Calculate the constant e to 14+ decimal places using integer maths. Post 303039716 by wisecracker on Sunday 13th of October 2019 10:40:33 AM
10-13-2019
Calculate the constant e to 14+ decimal places using integer maths.

Hi guys...

I am loving this integer maths thing.
64 bit systems are certainly easier than 32 bit, but hey, I don't intend to leave out my fav' platform.
Using one of the 'Brothers' methods, URL inside the code.
Result in 64 bit mode, my usual platform.
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```echo(1) 							   User Commands							   echo(1)

NAME
echo - echo arguments

SYNOPSIS
/usr/bin/echo [string]...

DESCRIPTION
The  echo utility writes its arguments, separated by BLANKs and terminated by a NEWLINE, to the standard output. If there are no arguments,
only the NEWLINE character is written.

echo is useful for producing diagnostics in command files, for sending known data into a pipe, and for displaying the contents of  environ-
ment variables.

The  C  shell,  the  Korn shell, and the Bourne shell all have echo built-in commands, which, by default, is invoked if the user calls echo
without a full pathname. See shell_builtins(1). sh's echo, ksh's echo, ksh93's echo, and /usr/bin/echo understand the  back-slashed  escape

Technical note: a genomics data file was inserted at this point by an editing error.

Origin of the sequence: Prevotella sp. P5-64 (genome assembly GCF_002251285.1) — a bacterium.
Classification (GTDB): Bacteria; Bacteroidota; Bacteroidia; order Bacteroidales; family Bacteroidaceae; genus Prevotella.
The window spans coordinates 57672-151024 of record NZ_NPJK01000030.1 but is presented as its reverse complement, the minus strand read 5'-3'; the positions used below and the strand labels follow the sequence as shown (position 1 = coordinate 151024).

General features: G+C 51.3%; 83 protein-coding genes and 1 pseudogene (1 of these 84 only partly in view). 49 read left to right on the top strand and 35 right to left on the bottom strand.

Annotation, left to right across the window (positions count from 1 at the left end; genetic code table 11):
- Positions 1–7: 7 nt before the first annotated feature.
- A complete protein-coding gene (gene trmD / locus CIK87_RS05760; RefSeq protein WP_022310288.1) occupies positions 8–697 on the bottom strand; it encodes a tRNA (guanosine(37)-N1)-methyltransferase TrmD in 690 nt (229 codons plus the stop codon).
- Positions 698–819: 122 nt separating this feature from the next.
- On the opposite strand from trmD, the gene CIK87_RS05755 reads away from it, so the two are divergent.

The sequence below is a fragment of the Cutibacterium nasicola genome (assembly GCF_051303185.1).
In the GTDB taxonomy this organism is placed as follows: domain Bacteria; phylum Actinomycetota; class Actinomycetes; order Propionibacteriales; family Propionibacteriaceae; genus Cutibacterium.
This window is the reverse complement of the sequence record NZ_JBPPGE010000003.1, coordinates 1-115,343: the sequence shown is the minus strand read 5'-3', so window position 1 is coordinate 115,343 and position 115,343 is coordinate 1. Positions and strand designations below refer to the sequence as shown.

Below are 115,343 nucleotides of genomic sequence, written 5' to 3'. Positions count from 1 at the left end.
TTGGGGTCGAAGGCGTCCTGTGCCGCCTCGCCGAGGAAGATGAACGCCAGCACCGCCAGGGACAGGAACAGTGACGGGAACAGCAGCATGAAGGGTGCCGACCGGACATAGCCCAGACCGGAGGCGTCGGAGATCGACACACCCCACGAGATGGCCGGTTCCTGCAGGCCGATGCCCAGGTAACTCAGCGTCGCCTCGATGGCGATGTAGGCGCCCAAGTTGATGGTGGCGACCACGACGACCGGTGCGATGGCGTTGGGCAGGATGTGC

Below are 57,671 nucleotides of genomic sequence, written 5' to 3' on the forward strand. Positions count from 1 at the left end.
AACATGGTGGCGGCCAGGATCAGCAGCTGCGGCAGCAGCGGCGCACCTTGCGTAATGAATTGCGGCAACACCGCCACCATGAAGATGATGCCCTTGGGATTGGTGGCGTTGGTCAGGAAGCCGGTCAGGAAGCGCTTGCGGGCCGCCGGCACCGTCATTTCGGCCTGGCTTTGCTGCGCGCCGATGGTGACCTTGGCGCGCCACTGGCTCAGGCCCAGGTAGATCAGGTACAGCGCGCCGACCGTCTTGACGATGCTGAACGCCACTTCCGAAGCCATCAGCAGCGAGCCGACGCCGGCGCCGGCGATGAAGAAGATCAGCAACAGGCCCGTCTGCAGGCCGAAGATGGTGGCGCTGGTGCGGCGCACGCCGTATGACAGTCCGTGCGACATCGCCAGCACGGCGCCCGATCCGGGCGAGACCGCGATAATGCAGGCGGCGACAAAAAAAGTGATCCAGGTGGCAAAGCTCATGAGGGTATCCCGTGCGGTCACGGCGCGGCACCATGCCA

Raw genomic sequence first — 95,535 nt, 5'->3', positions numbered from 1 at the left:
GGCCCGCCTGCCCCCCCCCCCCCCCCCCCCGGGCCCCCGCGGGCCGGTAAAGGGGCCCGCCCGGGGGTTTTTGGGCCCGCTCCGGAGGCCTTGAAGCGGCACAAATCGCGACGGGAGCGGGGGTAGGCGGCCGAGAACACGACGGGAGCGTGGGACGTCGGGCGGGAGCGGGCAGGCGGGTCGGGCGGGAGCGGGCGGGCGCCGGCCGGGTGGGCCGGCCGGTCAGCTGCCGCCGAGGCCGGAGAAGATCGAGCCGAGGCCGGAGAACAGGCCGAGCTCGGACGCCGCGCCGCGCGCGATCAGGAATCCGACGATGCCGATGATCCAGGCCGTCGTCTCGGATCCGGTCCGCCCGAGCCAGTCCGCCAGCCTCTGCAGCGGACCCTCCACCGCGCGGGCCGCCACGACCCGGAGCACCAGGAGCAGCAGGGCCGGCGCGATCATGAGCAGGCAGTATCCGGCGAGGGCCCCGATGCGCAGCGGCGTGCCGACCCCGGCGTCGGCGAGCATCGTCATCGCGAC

characters,  except  that  sh's echo does not understand a as the alert character. In addition, ksh's and ksh93's echo does not have an -n
option. sh's  echo and /usr/bin/echo have an -n option if the SYSV3 environment variable is set (see ENVIRONMENT  VARIABLES  below).  csh's
echo  and  /usr/ucb/echo, on the other hand, have an -n option, but do not understand the back-slashed escape characters. sh and ksh deter-
mine whether /usr/ucb/echo is found first in the PATH and, if so, they adapt the behavior of the echo builtin to match /usr/ucb/echo.

OPERANDS
The following operand is supported:

string	 A string to be written to standard output. If any operand is "-n", it is treated as a string, not an option. The following  char-
acter sequences is recognized within any of the arguments:

	 Backspace.

c	 Print line without new-line. All characters following the c in the argument are ignored.

f	 Form-feed.

New-line.

Carriage return.

Tab.

v	 Vertical tab.

\	 Backslash.

n	 Where n is the 8-bit character whose ASCII code is the 1-, 2- or 3-digit octal number representing that character.

USAGE
Portable applications should not use -n (as the first argument) or escape sequences.

The printf(1) utility can be used portably to emulate any of the traditional behaviors of the echo utility as follows:

o	  The Solaris 2.6 operating environment or compatible version's /usr/bin/echo is equivalent to:

printf "%b
" "\$*"

o	  The /usr/ucb/echo is equivalent to:

if [ "X\$1" = "X-n" ]

then

shift

printf "%s" "\$*"

else

printf "%s
" "\$*"

fi

New applications are encouraged to use printf instead of echo.

EXAMPLES
Example 1 Finding how far below root your current directory is located

You can use echo to determine how many subdirectories below the root directory (/) is your current directory, as follows: